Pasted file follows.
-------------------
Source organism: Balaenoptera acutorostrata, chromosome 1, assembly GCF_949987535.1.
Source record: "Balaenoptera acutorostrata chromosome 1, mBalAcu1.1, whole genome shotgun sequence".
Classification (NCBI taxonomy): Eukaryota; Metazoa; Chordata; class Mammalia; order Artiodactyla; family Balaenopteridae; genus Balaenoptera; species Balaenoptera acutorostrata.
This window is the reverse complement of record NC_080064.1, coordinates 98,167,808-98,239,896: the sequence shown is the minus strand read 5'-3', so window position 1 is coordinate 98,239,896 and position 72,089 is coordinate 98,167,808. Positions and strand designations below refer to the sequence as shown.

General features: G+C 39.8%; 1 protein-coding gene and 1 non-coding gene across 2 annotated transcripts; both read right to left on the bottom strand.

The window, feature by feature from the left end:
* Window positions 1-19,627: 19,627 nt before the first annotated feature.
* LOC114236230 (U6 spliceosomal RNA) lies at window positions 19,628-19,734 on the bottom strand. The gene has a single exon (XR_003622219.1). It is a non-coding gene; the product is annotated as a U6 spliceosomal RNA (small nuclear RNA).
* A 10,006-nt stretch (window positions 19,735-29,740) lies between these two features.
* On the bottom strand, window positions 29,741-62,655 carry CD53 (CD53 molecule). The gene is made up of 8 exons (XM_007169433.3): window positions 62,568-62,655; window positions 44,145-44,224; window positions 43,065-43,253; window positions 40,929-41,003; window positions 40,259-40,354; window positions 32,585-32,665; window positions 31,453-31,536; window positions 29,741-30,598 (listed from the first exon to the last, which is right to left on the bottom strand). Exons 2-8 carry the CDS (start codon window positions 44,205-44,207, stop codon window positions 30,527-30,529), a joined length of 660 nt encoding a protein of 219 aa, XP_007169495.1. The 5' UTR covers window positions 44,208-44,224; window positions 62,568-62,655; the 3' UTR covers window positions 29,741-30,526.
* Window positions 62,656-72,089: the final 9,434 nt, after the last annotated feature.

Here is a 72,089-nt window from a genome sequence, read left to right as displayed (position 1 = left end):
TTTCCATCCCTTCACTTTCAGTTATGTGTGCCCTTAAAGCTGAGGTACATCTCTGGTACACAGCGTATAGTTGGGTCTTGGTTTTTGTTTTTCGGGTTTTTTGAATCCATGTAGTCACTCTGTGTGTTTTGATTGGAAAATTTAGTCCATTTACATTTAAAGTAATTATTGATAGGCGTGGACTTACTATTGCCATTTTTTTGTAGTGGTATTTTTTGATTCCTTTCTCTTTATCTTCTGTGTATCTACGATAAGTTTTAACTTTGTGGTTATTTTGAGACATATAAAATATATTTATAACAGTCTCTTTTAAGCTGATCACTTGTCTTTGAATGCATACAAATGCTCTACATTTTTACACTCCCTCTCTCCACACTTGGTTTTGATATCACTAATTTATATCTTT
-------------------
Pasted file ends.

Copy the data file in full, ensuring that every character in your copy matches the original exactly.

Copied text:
Source organism: Balaenoptera acutorostrata, chromosome 1, assembly GCF_949987535.1.
Source record: "Balaenoptera acutorostrata chromosome 1, mBalAcu1.1, whole genome shotgun sequence".
Classification (NCBI taxonomy): Eukaryota; Metazoa; Chordata; class Mammalia; order Artiodactyla; family Balaenopteridae; genus Balaenoptera; species Balaenoptera acutorostrata.
This window is the reverse complement of record NC_080064.1, coordinates 98,167,808-98,239,896: the sequence shown is the minus strand read 5'-3', so window position 1 is coordinate 98,239,896 and position 72,089 is coordinate 98,167,808. Positions and strand designations below refer to the sequence as shown.

General features: G+C 39.8%; 1 protein-coding gene and 1 non-coding gene across 2 annotated transcripts; both read right to left on the bottom strand.

The window, feature by feature from the left end:
* Window positions 1-19,627: 19,627 nt before the first annotated feature.
* LOC114236230 (U6 spliceosomal RNA) lies at window positions 19,628-19,734 on the bottom strand. The gene has a single exon (XR_003622219.1). It is a non-coding gene; the product is annotated as a U6 spliceosomal RNA (small nuclear RNA).
* A 10,006-nt stretch (window positions 19,735-29,740) lies between these two features.
* On the bottom strand, window positions 29,741-62,655 carry CD53 (CD53 molecule). The gene is made up of 8 exons (XM_007169433.3): window positions 62,568-62,655; window positions 44,145-44,224; window positions 43,065-43,253; window positions 40,929-41,003; window positions 40,259-40,354; window positions 32,585-32,665; window positions 31,453-31,536; window positions 29,741-30,598 (listed from the first exon to the last, which is right to left on the bottom strand). Exons 2-8 carry the CDS (start codon window positions 44,205-44,207, stop codon window positions 30,527-30,529), a joined length of 660 nt encoding a protein of 219 aa, XP_007169495.1. The 5' UTR covers window positions 44,208-44,224; window positions 62,568-62,655; the 3' UTR covers window positions 29,741-30,526.
* Window positions 62,656-72,089: the final 9,434 nt, after the last annotated feature.

Here is a 72,089-nt window from a genome sequence, read left to right as displayed (position 1 = left end):
TTTCCATCCCTTCACTTTCAGTTATGTGTGCCCTTAAAGCTGAGGTACATCTCTGGTACACAGCGTATAGTTGGGTCTTGGTTTTTGTTTTTCGGGTTTTTTGAATCCATGTAGTCACTCTGTGTGTTTTGATTGGAAAATTTAGTCCATTTACATTTAAAGTAATTATTGATAGGCGTGGACTTACTATTGCCATTTTTTTGTAGTGGTATTTTTTGATTCCTTTCTCTTTATCTTCTGTGTATCTACGATAAGTTTTAACTTTGTGGTTATTTTGAGACATATAAAATATATTTATAACAGTCTCTTTTAAGCTGATCACTTGTCTTTGAATGCATACAAATGCTCTACATTTTTACACTCCCTCTCTCCACACTTGGTTTTGATATCACTAATTTATATCTTT